I love doing research, so one of the most rewarding things about writing my first book (the working title is Cheers Through The Years: My Hot (And Sometimes Cold) Bromance With Birmingham Pro Football) is digging into history.
As someone who is obsessed with the Magic City’s frequent brushes with the play-for-pay gridiron game, I pride myself on having a good bit of walking around knowledge when it comes to the World Football League, United States Football League, World League of American Football, etc.
But sometimes you forget a detail here and there, and that’s when it’s time to take a deep-dive into newspaper archives.
And while doing a second draft of Cheers Through The Years and cross-referencing the section devoted to the USFL’s Birmingham Stallions recently, I came across some pretty cool stuff.
And I was reminded that when it comes to alternative football leagues, there’s really nothing new under the sun.
I knew, for example, that the United States Football League (1983-85) was the brainchild of Louisiana sports executive Dave Dixon, who had the idea for it nearly two decades earlier.
What I didn’t realize, however, was that he not only planned the league back in the mid-1960s, but was on the verge of actually getting it up and running.
On April 11, 1965, the Dallas Times-Herald ran a story announcing the formation of the United States Football League, which would begin play in 1966 with franchises in Anaheim, Atlanta, Houston, Los Angeles, Miami, New York, New Orleans and either San Francisco or Seattle.
But instead of going head to head with the National Football League and the American Football League, the USFL would – you guessed it – play in the spring.
The season would begin in January and end in May, with the championship game staged on Memorial Day.
Aside from the gimmick of offseason football, the league was to feature a central scouting system that would draft players and assign them to teams, and encourage “non-standardized professional offenses” by including the I-formation, double-wing and single-wing.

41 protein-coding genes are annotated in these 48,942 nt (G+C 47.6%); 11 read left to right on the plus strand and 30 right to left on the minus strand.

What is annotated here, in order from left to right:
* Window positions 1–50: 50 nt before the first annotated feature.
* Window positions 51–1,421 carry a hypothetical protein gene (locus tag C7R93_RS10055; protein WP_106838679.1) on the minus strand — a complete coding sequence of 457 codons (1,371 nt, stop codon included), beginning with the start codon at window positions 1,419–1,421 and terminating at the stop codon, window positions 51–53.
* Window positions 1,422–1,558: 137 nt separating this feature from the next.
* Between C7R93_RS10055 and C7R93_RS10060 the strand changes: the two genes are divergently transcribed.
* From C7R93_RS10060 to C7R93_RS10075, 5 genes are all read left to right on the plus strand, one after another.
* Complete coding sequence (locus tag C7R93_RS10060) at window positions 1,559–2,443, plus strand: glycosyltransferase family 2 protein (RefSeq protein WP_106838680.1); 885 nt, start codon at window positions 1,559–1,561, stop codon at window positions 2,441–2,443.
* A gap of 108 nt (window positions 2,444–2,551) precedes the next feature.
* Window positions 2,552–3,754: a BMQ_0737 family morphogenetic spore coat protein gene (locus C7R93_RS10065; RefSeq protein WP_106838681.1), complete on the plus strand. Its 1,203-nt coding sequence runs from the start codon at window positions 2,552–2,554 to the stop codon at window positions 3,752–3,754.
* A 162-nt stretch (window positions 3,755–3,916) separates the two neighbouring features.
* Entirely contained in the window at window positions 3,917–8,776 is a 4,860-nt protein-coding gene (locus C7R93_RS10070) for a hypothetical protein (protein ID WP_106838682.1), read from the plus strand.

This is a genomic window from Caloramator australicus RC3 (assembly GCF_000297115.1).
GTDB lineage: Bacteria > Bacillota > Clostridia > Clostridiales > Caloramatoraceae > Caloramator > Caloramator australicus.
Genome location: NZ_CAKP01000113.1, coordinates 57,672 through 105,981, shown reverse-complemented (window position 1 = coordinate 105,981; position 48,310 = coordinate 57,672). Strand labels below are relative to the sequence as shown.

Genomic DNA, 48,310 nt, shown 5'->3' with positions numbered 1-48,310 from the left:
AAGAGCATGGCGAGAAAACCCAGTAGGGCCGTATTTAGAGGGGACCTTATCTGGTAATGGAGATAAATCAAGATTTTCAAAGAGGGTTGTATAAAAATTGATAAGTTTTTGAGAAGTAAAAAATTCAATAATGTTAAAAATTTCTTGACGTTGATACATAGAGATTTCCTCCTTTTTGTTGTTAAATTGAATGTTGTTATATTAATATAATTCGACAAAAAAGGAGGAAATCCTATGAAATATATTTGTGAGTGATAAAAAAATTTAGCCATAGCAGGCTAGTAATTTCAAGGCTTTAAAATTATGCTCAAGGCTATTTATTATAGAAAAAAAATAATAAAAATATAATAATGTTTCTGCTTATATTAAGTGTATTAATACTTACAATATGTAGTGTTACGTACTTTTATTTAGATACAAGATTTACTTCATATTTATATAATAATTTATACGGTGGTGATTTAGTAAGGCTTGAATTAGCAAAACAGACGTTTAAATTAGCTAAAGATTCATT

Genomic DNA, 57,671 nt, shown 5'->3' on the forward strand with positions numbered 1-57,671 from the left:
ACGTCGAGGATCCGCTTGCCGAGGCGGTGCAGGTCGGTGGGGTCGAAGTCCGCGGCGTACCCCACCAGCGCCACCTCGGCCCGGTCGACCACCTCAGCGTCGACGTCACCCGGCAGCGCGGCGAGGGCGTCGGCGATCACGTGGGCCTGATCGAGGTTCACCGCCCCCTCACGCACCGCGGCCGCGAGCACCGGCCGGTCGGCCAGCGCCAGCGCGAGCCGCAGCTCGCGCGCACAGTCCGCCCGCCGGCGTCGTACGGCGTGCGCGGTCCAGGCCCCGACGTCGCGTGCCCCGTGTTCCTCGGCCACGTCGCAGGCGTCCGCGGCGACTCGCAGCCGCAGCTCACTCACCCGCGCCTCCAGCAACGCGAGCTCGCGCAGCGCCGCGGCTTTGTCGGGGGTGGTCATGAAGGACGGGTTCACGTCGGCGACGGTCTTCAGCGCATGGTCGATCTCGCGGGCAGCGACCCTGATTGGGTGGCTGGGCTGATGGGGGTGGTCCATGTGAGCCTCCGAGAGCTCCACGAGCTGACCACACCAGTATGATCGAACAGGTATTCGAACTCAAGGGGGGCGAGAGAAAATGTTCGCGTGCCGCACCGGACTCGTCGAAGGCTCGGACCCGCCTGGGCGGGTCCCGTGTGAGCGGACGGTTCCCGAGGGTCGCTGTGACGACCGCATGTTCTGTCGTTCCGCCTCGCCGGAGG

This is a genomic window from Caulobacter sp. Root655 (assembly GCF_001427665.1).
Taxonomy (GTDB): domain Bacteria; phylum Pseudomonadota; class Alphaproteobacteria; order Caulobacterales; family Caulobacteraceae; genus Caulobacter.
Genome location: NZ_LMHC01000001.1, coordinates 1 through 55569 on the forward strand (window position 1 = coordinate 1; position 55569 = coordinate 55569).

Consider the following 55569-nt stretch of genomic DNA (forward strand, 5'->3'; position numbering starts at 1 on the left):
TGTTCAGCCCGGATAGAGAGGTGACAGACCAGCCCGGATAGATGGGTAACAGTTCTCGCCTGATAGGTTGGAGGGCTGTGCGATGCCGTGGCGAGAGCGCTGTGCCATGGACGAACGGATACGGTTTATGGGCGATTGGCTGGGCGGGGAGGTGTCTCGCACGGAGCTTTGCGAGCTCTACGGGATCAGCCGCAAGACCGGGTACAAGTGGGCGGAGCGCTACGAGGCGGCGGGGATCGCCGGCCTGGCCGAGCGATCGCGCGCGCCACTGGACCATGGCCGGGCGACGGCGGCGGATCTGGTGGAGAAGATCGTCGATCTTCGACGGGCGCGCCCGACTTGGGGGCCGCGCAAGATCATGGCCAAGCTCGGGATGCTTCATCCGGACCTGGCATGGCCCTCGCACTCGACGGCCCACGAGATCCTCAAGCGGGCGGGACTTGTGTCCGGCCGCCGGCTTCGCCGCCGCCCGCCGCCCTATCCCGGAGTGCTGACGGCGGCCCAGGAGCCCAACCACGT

And the players would need to be in top physical shape; there would be no halftime intermission. The idea was to fit a contest into a two-hour window and make the USFL a made-for-TV football production.
Dixon was also courting both the NFL and AFL in hopes of landing an expansion team in New Orleans, so a cynic might wonder whether or not his formation of the USFL was more about leverage than creating a legitimate third major league.
“I do think pro football is just in its infancy,” Dixon told the Associated Press. “There are a number of other deserving cities – at least a dozen besides New Orleans – who want and can support pro football.”
But wait – as the obnoxious TV announcer might say – there’s more!
Remember the World League of American Football, which had North American-based teams in 1991 and 1992 before being reformed as NFL Europe?
It had roots in 1965, too.
Almost immediately after Dixon announced the formation of the USFL, Dallas Cowboys general manager Tex Schramm said the NFL was also considering its own January to May league.
The difference between the NFL’s circuit and the USFL was that it would be something of a farm system, which would feature some NFL players but mostly hopefuls working to earn a place on a big league roster.
Teams would be placed in cities that didn’t have NFL or AFL franchises.
“We have thought of going into this as an adjunct to our own league,” Schramm told the Los Angeles Times. “Television is very anxious to have us get involved in it.”
Obviously, the earliest iterations of Dixon’s and Schramm’s leagues never made it from the drawing board to the field. Yet the seeds were planted.
The USFL we know and love started 18 years after Dixon proposed it, and played three glorious spring seasons.
It featured some of the best football players in the game (eight USFL alumni are in the Pro Football Hall of Fame). In fact, four Hall of Famers began their careers in the modern USFL – Jim Kelly, Reggie White, Steve Young and Gary Zimmerman.
Aside from introducing concepts such as the coach’s challenges and two-point conversion, it also forced the NFL to dramatically increase player salaries.
As for an NFL spring farm system, Schramm finally got his World League up and running 26 years after he thought it up – with the NFL underwriting it. Ironically, the closer the league came to fruition the more Schramm wanted to make it less a feeder league and more of an “aggressive, broad world league.”
That difference in philosophy ended up getting him fired before the WLAF ever played a down.
So, what’s the moral of this story?
Well, as much as goobs like me love the idea of “new” football leagues, the ideas behind them aren’t really new at all.
Creating one built to last, though … now that would be a first.